Jermaine Hudson

Jermaine Hudson at Louisiana's Capitol Thursday, May 13, 2021, to support House Bill 346, which would grant new trials to some 1,500 inmates convicted under split-jury verdicts. 

Facing opposition from district attorneys, a proposal that would have granted new trials to as many as 1,500 inmates convicted in Louisiana by non-unanimous juries failed to advanced out of a House committee Thursday.

The 5-7 vote along party lines came several weeks after the U.S. Supreme Court refused to make its previous ban on the Jim Crow-era system apply retroactively.

House Bill 346 from Rep. Randall Gaines, D-LaPlace, would have skirted that ruling by allowing those inmates to apply for parole or receive new trials. With its failure, any hope for immediate relief now rests in the hands of local district attorneys. 

"Today showed that people won't do the right thing unless they're forced to do it and now it becomes incumbent on us to figure out how to force the State Legislature to join us," said Jamila Johnson of the New Orleans-based Promise of Justice Initiative, which has led the challenge to split verdicts in Louisiana.

Loren Lampert, the head of the powerful Louisiana District Attorneys Association, submitted a red card in opposition to the measure, but did not testify. He previously argued that retrying some of the cases, including homicides in more than half of them, would be impractical given how much time had passed. 

The law allowing split juries was enshrined in Louisiana's Constitution in 1898, when delegates bent on restoring white supremacy in the state — primarily by removing Black people from voter rolls — agreed to allow felony convictions by as few as nine of 12 jurors.  That threshold was upped to 10 jurors in the 1970s. 

The Supreme Court last year outlawed split jury verdicts in Louisiana and Oregon, the only two states to allow them, in a 6-3 vote. But neither the ban on split verdicts by Louisiana voters in 2018, nor the high court’s ruling last year, spelled relief for inmates who have exhausted their appeals – a process that can run a few years.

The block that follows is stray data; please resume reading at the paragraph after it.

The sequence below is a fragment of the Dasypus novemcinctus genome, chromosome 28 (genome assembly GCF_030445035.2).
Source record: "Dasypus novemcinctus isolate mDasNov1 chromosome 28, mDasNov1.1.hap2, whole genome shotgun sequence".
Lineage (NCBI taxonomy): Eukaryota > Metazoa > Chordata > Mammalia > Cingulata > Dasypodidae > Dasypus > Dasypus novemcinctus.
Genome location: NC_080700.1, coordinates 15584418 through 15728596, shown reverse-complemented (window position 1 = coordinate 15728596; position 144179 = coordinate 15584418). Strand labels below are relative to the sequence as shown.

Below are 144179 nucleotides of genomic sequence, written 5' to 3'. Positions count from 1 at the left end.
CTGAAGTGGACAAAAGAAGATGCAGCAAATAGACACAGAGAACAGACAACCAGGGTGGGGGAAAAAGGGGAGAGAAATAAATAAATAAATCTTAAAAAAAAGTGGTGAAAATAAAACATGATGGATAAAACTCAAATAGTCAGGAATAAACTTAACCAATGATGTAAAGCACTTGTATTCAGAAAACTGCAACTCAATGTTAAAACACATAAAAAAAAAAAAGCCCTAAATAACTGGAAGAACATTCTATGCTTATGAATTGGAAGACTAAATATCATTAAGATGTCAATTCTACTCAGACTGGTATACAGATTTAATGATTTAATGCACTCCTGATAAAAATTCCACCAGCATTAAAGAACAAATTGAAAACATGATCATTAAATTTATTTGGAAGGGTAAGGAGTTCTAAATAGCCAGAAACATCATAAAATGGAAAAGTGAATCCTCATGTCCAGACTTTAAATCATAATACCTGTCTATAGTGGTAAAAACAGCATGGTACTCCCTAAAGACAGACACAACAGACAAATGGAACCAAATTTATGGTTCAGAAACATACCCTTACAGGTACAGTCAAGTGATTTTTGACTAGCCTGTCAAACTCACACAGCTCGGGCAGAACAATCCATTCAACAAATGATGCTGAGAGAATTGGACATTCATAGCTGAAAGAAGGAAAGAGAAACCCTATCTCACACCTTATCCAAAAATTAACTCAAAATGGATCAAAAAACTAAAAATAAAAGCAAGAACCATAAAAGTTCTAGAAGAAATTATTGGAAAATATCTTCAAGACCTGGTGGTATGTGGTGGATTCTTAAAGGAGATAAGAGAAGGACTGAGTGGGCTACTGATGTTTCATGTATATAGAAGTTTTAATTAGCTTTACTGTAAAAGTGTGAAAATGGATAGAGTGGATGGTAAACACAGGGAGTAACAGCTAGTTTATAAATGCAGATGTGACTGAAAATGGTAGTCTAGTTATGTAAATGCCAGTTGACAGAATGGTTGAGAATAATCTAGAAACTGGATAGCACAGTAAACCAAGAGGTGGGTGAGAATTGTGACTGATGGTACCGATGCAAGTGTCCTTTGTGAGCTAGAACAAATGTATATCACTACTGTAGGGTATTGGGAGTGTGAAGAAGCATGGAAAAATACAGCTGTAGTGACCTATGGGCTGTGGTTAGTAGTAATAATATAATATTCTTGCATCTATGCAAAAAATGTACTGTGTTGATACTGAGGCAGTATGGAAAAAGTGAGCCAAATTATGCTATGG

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"We have real concerns about the accuracy of these convictions," Johnson said during testimony Thursday, noting that 80% of their clients convicted on non-unanimous juries are Black and many were convicted without forensic evidence. 

Jermaine Hudson spent more than half of his 42 years locked up on a non-unanimous jury conviction for armed robbery. The day after his conviction was vacated in March, his accuser admitted to fabricating the accusation.

"I know there are more people like me, innocent, serving time on non-unanimous jury verdicts," Hudson said. "I lost 22 years of my life for a crime that didn't even take place with a 10-2 jury verdict."

Voting Against HB346: Nicholas Muscarello, R-Hammond; Kathy Edmonston, R-Gonzales; Mike Johnson, R-Pineville; Joseph Orgeron, R-Larose; Alan Seabaugh, R-Shreveport; Charles Owen, R-Rosepine; Thomas Pressly, R-Shreveport. 

Voting For HB346: Randall Gaines, D-LaPlace; Jason Hughes, D-New Orleans; Jones; Edmond Jordan, D-Brusly; Frederick Jones, D-Monroe; Mandie Landry, D-New Orleans. 

This story is developing. Check back later for updates. 

Email Blake Paterson at and follow him on Twitter @blakepater